My Interview With A Survivor of the Diamond Princess Virus Outbreak
Her experience during the worst coronavirus outbreak outside China
On January 20th the cruise ship ‘Diamond Princess’ set sail from Japan. The cruise was meant to end on February 4th, but instead the guests were quarantined the day they were meant to be disembarking the ship in Yokahama.
Little did anyone onboard know, but the ship was about to become the site of the biggest coronavirus outbreak outside of China according to Business Insider.
One confirmed positive infection spread to hundreds of others as guests were quarantined and transported together in what has become a controversial lesson in how not to handle an emergency situation.
Given the lack of precedent, it’s easy to see how the staff on the ground reacted to a situation they had no idea to handle; and from a distance it’s easy to point fingers and say how it should have happened.
One person who was actually there and was a guest onboard the Diamond Princess is a woman who was a work colleague of mine many years ago.
A mutual friend re-connected us and I was able to chat with her from her quarantined room in Darwin, Australia. For the sake of potential future litigation, I’ve agreed not to use her name for this interview.
Here is my conversation with a guest who was aboard the Diamond Princess during the coronavirus outbreak crisis. My questions will be written in italics.
How far into the cruise did you know that something was wrong?
Only right at the end
The captain made an announcement that someone had been tested positive and that we had to wait to see what happens with us. The day we were meant to disembark, was all a normal day, except that we couldn’t disembark.
Isn’t disembarkation normally in the morning?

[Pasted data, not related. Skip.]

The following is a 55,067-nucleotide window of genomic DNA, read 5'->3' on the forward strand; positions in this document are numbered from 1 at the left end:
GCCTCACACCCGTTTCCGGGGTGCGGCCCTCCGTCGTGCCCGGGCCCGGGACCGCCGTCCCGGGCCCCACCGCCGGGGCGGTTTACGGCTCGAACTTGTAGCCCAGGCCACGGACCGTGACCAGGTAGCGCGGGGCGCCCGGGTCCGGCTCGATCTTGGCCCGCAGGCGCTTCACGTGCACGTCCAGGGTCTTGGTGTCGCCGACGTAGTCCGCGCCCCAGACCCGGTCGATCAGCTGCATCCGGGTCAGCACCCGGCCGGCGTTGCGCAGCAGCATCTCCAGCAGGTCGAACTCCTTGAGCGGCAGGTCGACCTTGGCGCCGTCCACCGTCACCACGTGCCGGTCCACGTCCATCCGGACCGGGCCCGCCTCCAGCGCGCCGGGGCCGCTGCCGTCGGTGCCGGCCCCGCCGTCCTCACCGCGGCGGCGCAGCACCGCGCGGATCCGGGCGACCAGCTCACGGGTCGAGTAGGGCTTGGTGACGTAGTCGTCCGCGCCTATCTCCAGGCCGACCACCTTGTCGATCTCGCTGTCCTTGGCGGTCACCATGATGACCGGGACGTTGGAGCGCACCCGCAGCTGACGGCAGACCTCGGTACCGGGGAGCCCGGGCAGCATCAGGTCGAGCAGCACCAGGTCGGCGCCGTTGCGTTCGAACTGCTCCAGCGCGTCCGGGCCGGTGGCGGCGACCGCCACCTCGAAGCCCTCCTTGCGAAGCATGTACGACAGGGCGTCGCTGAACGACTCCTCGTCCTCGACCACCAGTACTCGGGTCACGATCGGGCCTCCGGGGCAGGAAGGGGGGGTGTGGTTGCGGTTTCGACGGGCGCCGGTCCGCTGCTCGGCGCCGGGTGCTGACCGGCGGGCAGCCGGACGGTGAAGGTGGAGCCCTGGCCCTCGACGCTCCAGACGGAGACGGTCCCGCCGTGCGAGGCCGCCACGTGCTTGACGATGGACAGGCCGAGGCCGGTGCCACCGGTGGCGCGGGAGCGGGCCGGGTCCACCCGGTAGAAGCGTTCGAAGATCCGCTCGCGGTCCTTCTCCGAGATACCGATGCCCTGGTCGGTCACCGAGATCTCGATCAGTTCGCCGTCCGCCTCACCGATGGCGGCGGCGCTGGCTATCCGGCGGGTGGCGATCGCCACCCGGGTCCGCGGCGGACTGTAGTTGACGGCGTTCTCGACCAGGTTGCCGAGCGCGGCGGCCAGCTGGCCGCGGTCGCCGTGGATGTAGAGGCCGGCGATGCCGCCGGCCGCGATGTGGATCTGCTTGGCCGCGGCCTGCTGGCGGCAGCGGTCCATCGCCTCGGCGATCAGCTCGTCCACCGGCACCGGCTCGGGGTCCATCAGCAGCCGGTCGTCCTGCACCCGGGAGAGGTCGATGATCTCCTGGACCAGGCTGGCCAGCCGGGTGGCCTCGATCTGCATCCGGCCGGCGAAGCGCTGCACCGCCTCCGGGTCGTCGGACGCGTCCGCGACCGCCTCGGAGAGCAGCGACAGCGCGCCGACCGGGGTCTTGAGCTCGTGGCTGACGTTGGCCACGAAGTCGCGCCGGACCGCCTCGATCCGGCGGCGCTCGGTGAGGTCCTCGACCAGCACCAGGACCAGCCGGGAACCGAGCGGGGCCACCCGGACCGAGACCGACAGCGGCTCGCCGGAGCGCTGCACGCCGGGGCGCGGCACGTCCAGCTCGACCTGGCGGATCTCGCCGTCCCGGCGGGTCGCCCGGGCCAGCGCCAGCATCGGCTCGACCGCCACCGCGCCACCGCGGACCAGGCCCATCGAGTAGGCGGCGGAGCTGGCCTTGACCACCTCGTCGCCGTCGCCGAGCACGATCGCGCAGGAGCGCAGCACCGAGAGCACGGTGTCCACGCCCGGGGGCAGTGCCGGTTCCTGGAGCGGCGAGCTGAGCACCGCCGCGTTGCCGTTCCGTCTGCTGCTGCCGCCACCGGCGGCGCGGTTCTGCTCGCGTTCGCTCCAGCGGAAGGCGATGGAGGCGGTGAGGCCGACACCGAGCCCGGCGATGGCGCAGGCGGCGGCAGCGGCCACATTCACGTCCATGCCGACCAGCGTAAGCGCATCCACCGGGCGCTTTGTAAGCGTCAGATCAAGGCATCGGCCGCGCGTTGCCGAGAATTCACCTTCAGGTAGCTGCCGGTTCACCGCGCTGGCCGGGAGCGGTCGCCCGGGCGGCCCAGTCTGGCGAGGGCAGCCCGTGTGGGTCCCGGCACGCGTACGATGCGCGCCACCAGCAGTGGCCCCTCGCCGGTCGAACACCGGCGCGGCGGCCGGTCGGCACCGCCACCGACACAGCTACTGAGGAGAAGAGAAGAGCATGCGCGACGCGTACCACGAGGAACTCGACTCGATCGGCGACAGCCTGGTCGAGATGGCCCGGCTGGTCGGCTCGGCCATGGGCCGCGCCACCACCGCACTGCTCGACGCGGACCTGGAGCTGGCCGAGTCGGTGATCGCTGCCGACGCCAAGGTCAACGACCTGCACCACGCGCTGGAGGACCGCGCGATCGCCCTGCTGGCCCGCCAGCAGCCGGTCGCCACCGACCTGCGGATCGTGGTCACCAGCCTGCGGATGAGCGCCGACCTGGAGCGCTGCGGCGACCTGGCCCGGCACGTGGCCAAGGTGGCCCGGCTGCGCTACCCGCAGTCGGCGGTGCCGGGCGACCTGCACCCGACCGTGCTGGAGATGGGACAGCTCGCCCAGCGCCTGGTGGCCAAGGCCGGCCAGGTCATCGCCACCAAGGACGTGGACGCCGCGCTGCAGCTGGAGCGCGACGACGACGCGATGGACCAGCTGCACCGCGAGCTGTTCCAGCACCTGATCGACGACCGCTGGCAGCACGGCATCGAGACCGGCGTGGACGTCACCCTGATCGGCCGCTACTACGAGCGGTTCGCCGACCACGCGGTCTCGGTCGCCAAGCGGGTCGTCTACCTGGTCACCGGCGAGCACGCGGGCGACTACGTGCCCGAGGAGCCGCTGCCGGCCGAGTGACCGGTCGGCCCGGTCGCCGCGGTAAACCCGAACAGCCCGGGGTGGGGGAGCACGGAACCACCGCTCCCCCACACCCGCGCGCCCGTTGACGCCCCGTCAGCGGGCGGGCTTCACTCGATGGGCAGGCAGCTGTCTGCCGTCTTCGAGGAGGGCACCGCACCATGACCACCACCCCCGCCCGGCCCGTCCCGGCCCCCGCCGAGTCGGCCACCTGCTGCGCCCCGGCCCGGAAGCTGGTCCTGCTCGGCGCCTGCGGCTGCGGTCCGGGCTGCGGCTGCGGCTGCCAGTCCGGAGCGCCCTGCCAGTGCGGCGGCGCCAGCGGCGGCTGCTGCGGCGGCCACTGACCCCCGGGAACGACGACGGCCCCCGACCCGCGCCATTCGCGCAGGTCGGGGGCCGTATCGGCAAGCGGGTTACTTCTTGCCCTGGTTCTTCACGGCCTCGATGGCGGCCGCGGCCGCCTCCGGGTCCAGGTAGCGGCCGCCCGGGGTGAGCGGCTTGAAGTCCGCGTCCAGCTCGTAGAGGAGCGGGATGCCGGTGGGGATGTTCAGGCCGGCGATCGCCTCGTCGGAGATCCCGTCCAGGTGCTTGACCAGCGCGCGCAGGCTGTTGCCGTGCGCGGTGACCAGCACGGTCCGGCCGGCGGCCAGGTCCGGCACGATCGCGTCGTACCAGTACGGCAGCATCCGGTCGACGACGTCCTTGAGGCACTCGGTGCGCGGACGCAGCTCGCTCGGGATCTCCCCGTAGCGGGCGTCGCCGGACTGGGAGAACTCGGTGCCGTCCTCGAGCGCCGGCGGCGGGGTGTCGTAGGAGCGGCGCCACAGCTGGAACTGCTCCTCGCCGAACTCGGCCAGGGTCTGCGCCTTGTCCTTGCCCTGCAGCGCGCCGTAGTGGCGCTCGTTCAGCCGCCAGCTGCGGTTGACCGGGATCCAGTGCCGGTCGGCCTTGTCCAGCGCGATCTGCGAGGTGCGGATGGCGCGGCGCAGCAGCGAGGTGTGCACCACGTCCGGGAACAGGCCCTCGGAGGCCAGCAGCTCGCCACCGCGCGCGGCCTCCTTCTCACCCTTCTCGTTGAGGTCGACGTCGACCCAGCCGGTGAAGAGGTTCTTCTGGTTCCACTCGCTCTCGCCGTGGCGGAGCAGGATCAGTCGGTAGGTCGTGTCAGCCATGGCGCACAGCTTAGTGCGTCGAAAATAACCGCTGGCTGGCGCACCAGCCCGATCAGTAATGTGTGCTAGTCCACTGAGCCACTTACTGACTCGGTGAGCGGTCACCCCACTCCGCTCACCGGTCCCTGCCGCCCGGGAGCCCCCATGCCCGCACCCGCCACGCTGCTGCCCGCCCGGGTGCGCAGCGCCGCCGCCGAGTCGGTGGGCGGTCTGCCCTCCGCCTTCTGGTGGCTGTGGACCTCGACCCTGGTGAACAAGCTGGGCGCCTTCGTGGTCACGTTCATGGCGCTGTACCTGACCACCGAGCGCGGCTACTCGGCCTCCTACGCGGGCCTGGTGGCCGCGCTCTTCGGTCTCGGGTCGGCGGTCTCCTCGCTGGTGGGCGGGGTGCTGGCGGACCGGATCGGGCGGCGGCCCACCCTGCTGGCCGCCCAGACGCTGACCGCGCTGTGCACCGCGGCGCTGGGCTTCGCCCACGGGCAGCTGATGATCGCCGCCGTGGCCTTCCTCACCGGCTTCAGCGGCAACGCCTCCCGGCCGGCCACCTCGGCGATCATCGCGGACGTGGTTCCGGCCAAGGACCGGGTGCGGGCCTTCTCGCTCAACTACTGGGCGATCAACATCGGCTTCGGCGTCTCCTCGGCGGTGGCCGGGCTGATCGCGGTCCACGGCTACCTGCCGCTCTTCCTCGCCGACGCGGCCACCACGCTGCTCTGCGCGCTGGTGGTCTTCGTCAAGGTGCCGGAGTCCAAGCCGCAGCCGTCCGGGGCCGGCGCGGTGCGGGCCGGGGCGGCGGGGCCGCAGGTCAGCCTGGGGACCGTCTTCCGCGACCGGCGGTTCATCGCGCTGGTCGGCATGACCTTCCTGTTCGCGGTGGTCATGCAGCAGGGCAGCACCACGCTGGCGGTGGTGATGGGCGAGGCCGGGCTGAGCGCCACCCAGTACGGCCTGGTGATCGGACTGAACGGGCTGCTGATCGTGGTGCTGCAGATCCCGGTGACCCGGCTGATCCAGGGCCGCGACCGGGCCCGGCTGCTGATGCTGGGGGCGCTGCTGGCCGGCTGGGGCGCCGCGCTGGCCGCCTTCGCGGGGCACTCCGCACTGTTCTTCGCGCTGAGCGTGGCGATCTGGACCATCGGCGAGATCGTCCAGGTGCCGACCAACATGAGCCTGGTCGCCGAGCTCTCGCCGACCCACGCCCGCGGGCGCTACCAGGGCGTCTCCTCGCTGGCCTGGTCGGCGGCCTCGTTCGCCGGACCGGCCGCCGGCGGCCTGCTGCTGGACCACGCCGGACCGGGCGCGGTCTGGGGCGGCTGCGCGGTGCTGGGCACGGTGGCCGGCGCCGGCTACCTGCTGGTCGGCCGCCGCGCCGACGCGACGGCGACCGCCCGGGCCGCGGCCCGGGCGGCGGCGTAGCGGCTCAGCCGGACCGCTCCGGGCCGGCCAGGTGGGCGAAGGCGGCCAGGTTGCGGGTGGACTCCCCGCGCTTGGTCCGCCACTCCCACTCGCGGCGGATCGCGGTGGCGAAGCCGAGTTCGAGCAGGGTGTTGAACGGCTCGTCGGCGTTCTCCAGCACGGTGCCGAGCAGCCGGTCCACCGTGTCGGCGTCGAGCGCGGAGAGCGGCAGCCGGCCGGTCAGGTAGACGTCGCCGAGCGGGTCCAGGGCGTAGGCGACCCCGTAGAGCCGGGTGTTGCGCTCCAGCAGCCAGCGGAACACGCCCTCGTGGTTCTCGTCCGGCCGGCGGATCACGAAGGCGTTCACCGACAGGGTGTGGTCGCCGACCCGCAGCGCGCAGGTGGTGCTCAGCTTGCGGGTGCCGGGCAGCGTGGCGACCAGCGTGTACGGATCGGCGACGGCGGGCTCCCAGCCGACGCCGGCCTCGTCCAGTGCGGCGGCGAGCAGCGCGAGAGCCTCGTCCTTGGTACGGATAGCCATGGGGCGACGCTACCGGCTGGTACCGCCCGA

They were going to have staggered disembarkations to manage the number of people. But yes. So we just stayed on the ship for an extra day.
How did people react to the announcement?
Ship operations were all normal at the point. No one was panicking.
I can only speak from my experience, but it was like any other announcement really
No-one was scared from the announcement?
Not that I saw.
What did they ask you to do next?
Go about your business as usual. The quarantine hadn’t started at this point.
When did that kick in?
The night before quarantine started, we still were under the assumption we’d be able to leave the following day. They all assumed so too. So we packed and went about our business. It kicked in the day after we were meant to leave.
How did it happen?
Actually, I think we got into Yokohama a day early. Honestly, all the days start to blur together.
Did people react well to the quarantine?
It’s hard to say. I know lots of people would have had complaints. There were articles and news reports galore, but I didn’t have anything negative to comment on. Everyone was doing the best they could in an unforeseen circumstance.
How was life confined to a cabin?
Pretty lazy haha. I shared a cabin with my parents, so space was minimal. I stuck to my bunk bed mostly.
Did the ship give you free internet?
They gave it to us before the quarantine started so we could contact people in case we were delayed.
Did your body have pain from the lack of movement and exercise?
More than usual? Haha. Nah. You could walk around inside the cabin. We had a balcony too. Thank goodness.
They eventually were allowed to have scheduled times for certain levels to go out on deck (fully masked) for fresh air and walk time. Especially for the inside cabins. So they made a schedule for everyone to have air time, essentially.
how many days were you onboard?
So, cruise started on the 20th of Jan. Quarantine started on the 5th of Feb. I finally was repatriated on the night of the 18th of feb. Arrived in Darwin the morning of the 19th.